The Wild Cherries Herbal Studies Program Teaches Holistic Healing

Many of us think of herbs as a way to enhance the flavor of food, or perhaps steep into a cup of tea. But this class of plants, which ranges from flowers to roots to leaves, can contain powerful healing properties. At the Wild Cherries Herbal Studies program in Pittsburgh, participants take a deep-dive into the healing power of plants and how to make medicines with them, with a curriculum based on a foundation of social justice and decolonization. Each year between March and November, the students enrolled in this herbal intensive spend one weekend engaging in topics ranging from plant identification to how to make tinctures to addressing cultural appropriation. By the end of the program, they’ll put in over 125 hours both in the field and in the classroom, and emerge with a holistic skill set.

A Wild Cherries student in a field of chamomile

Wild Cherries was founded in 2015 as part of Stonefruit Community Herbalists, a project started by three friends: Michelle Soto, Jocelyn Kirkwood and Vilde Chaya Fenster-Ehrlich, herbalists and growers who met while studying at the Northeast School of Botanical Medicine in Ithaca, NY. After making their separate ways back to Pittsburgh, the three friends decided to join together to start their own herbalism practice.

“I don’t think starting our own things was a goal for any of us,” says Soto, who is also the owner of Cutting Root Apothecary and Farm, a medicinal herb and flower farm in Butler, PA, as well as a trained doula, reiki level one master and community organizer. “We just find a lot of joy in plants and herbs, and we wanted to share that with people.”

Stonefruit Community Herbalists provides free and sliding scale herbal consultations, with a focus on providing accessible, empowering health care to strengthen the surrounding community in the fight for social, racial and environmental justice. They’re also part of the Three Rivers Clinic for the People, a free holistic health service in Pittsburgh offered on the first Wednesday of each month, a project which started in 2015 [Ed. note: This clinic is currently on hold].

Wild Cherries, a way to share their collective knowledge and experience with other curious herbalists-in-training, was a natural outgrowth of the goals of their community-centric practice. When they debuted Wild Cherries, there was an immediate and enthusiastic response to the program. Sign-ups take place each September for the following year, and Soto says they make a great effort to make the program work for people both in and outside of the Pittsburgh area.

“Some years we have a lot of people from out of town that commute and Zoom in, and we try really hard to make it accessible, with all of our classes on Zoom, in-person and recorded,” she says.

Accessibility extends to tuition and scholarships, as well. There are both work-trade positions and some scholarships for people of color, indigenous people, and trans/non-binary folks to help cover the $1,800 tuition. These are meant to address the patterns of colonization and white supremacy in many herbal practices, and to make the course accessible to more people of color and trans folks.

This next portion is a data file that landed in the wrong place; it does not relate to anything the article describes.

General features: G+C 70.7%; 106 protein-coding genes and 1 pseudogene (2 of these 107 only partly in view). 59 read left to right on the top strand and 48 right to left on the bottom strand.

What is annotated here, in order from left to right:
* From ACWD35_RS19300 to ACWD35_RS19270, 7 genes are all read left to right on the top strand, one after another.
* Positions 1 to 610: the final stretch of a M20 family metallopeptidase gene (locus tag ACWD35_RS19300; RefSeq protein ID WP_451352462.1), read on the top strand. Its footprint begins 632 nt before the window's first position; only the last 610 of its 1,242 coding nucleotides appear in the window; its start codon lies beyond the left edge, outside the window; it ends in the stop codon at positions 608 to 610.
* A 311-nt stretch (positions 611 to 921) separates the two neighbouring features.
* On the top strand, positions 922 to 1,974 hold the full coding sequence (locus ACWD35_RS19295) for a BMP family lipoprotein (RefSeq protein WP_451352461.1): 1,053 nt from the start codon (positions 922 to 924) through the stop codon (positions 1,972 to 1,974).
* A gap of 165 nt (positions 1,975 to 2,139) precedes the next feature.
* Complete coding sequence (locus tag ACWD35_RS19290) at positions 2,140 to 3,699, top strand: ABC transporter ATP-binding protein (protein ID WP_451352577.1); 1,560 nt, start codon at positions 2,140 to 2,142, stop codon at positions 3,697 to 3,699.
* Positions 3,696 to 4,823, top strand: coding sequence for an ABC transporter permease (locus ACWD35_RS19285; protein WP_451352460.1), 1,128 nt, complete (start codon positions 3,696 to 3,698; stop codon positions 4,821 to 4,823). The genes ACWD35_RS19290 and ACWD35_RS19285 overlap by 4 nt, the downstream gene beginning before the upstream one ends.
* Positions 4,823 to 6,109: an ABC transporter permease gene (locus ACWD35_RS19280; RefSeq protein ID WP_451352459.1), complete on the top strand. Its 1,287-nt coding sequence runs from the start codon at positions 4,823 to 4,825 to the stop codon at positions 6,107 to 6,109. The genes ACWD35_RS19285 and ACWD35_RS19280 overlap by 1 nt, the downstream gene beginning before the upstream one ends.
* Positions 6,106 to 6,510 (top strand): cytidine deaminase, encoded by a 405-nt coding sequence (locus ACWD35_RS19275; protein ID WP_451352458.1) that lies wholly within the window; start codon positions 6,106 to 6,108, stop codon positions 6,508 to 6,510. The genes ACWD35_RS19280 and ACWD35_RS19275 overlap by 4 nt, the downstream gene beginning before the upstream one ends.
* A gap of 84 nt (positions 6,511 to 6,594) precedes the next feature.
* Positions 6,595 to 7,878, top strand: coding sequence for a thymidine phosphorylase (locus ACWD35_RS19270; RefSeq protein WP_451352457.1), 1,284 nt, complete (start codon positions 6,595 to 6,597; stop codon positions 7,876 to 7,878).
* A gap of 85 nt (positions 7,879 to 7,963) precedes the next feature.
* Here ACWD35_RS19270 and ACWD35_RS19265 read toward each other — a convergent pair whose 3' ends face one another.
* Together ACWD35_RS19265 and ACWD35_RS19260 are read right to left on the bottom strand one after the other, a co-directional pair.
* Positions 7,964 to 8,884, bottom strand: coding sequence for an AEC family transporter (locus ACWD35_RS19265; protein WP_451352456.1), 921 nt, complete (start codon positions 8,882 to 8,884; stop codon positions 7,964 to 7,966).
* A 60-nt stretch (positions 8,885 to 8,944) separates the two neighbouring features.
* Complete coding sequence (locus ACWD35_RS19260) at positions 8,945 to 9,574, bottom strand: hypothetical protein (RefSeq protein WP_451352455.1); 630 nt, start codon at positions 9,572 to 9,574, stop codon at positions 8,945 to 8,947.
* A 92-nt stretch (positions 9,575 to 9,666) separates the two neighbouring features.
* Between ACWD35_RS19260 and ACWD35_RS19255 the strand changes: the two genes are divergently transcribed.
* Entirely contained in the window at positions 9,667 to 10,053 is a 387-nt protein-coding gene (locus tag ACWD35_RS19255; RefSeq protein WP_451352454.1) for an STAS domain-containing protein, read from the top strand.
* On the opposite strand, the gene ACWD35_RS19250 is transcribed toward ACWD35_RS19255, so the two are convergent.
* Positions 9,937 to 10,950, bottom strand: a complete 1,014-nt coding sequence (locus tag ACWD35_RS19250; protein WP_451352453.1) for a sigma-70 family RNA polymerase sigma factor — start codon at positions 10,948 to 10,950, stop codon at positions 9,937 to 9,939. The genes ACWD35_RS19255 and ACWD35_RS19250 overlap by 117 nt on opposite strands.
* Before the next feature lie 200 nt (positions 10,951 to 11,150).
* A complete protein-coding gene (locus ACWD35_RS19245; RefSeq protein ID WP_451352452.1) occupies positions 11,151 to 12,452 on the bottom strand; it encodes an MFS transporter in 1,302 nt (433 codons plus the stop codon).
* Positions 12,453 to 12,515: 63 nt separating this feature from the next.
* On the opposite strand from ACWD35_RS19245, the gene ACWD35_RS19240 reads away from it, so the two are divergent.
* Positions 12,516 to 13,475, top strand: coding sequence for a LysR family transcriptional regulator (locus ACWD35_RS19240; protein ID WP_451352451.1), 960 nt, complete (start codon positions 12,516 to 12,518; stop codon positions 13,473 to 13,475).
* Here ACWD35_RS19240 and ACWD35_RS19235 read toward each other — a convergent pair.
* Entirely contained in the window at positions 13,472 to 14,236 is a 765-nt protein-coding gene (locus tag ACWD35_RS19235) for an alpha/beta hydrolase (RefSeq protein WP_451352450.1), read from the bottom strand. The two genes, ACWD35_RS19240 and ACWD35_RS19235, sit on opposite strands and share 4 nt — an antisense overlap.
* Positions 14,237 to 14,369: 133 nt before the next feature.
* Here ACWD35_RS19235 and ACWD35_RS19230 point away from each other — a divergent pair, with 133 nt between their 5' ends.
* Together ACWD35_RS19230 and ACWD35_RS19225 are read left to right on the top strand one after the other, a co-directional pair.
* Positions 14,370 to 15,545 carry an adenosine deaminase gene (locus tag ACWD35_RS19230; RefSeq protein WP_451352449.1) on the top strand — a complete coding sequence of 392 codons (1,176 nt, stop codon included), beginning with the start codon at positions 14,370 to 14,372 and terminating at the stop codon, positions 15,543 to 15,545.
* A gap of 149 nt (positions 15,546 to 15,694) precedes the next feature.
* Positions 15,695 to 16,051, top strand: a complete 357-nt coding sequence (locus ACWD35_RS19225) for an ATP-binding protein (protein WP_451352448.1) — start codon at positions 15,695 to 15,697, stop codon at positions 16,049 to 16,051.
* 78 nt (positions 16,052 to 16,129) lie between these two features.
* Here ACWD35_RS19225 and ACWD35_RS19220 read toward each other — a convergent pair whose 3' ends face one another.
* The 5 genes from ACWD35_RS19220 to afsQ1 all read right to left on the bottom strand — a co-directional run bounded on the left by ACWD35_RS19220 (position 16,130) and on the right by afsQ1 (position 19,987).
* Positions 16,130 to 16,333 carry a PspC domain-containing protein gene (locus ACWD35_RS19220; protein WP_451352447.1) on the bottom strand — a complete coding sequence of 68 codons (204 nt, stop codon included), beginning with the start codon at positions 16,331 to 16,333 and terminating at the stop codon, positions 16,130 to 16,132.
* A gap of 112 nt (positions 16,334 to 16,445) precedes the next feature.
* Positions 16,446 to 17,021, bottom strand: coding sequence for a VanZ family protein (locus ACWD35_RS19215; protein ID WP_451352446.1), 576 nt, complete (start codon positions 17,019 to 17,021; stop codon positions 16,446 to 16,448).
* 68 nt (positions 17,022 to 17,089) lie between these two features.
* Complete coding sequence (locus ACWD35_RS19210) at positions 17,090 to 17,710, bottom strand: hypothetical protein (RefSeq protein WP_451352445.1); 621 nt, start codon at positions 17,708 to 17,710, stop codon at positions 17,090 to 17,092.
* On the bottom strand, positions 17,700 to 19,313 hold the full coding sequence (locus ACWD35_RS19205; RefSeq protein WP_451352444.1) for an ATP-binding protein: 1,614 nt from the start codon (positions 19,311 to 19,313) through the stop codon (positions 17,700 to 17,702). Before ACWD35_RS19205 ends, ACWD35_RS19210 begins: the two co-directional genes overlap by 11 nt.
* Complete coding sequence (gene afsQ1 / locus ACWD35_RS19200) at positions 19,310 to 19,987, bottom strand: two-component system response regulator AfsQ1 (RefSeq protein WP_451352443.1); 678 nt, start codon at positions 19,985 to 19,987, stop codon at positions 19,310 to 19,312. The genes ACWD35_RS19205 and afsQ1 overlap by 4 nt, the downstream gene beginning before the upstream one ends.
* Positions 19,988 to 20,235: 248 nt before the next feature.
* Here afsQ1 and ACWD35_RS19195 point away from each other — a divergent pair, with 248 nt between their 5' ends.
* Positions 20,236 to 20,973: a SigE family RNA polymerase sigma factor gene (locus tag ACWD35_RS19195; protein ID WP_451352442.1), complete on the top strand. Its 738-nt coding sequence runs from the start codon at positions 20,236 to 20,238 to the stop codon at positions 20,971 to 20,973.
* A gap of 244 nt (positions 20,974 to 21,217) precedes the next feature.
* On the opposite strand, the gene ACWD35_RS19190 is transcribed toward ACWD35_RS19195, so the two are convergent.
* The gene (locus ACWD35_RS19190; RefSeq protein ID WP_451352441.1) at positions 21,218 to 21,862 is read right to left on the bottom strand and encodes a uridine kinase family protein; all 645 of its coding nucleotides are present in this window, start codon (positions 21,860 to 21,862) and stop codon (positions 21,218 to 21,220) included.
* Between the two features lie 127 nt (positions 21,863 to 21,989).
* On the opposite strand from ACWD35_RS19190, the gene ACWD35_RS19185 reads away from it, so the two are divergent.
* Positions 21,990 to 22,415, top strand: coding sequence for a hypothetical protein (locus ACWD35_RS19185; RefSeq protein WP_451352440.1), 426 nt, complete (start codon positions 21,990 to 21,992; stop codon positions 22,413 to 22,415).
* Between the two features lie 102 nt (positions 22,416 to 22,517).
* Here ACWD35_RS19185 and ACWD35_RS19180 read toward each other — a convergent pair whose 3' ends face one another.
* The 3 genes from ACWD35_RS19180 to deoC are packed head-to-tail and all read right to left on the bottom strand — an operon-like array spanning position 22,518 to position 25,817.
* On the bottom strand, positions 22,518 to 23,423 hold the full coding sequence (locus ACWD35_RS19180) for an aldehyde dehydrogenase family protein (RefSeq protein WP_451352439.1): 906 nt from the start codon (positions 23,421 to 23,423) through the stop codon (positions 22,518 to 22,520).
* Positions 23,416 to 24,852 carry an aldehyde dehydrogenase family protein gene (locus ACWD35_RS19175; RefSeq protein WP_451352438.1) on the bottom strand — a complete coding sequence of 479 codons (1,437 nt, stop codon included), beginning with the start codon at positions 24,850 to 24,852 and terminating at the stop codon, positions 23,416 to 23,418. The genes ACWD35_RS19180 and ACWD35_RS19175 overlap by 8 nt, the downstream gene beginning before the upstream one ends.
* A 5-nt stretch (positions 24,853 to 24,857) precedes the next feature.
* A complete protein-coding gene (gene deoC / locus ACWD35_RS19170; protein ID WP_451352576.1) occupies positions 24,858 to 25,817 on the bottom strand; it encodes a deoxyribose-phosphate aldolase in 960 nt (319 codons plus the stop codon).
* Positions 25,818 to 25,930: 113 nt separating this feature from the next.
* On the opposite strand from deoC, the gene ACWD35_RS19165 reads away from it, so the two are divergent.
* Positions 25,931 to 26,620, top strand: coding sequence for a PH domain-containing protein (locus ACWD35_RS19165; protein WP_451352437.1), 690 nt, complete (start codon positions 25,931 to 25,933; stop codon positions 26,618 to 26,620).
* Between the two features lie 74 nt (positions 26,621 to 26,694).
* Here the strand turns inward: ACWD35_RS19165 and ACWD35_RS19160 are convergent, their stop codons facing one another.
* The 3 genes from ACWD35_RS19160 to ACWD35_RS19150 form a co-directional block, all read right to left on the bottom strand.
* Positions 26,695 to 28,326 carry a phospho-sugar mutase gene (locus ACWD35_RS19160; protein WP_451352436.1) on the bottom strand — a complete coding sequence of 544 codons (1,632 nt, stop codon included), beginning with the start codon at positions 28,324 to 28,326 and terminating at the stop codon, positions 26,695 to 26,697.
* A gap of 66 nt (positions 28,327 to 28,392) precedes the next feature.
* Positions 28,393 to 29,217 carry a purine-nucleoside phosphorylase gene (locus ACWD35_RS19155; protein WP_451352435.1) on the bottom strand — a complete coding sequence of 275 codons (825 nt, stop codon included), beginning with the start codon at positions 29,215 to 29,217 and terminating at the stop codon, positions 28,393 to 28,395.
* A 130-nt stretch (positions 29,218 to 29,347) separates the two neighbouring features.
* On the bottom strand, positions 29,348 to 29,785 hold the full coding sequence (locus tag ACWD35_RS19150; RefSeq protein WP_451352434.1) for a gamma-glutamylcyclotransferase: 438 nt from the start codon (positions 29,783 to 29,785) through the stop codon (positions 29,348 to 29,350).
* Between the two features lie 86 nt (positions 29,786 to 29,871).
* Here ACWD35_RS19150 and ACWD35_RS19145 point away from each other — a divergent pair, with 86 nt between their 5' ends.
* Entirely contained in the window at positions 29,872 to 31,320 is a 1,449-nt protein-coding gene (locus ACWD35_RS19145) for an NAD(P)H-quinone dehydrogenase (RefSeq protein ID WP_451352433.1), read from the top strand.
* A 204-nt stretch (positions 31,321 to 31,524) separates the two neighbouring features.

The cohorts each session become quite bonded over the course of the year, Soto says. Each Wild Cherries weekend is split between lectures, hands-on activities and plant walks on Saturdays, which cover topics like the immune and respiratory systems, harvesting plants from the student garden, and making skullcap tinctures for anxiety or calendula oil as a bug bit salve. Sundays are reserved for social justice discussions, where they look at healthcare as an issue related to the collective community and culture, and examine different intersections of identities and health.

“Those discussions are always really powerful and transformative, especially for building the kind of community that we want to see in Pittsburgh, which is a place I love so much,” Soto says. “For me, it’s such a dream to be not just wild-crafting and taking these medicines from the land, but cultivating grassroots connections.”

Wild Cherries Herbal Studies

The Wild Cherries students come to the program with various goals. Some want to start their own businesses, or learn to take better care of themselves and their families. All through the program, each participant works on a big project, and over the final weekend, they present their work to each other, as well as personal takeaways from what they’ve learned. Some past projects have included children’s books and Pokeman-style trading cards but for herbs.

“I’m a farmer now, but prior to all this I taught Special Ed. in public schools for 10 years, so I’m really dorky about the education and really love it,” Soto says. “We still put so much work into planning every Wild Cherries weekend, and  every year we grow more, make more, do more interactive things.”

Wild Cherries Herbal Studies

For more information about Wild Cherries Herbal Studies Program, visit its website. Applications for the 2024 session will go live this September!

  • Photos: Courtesy of Wild Cherries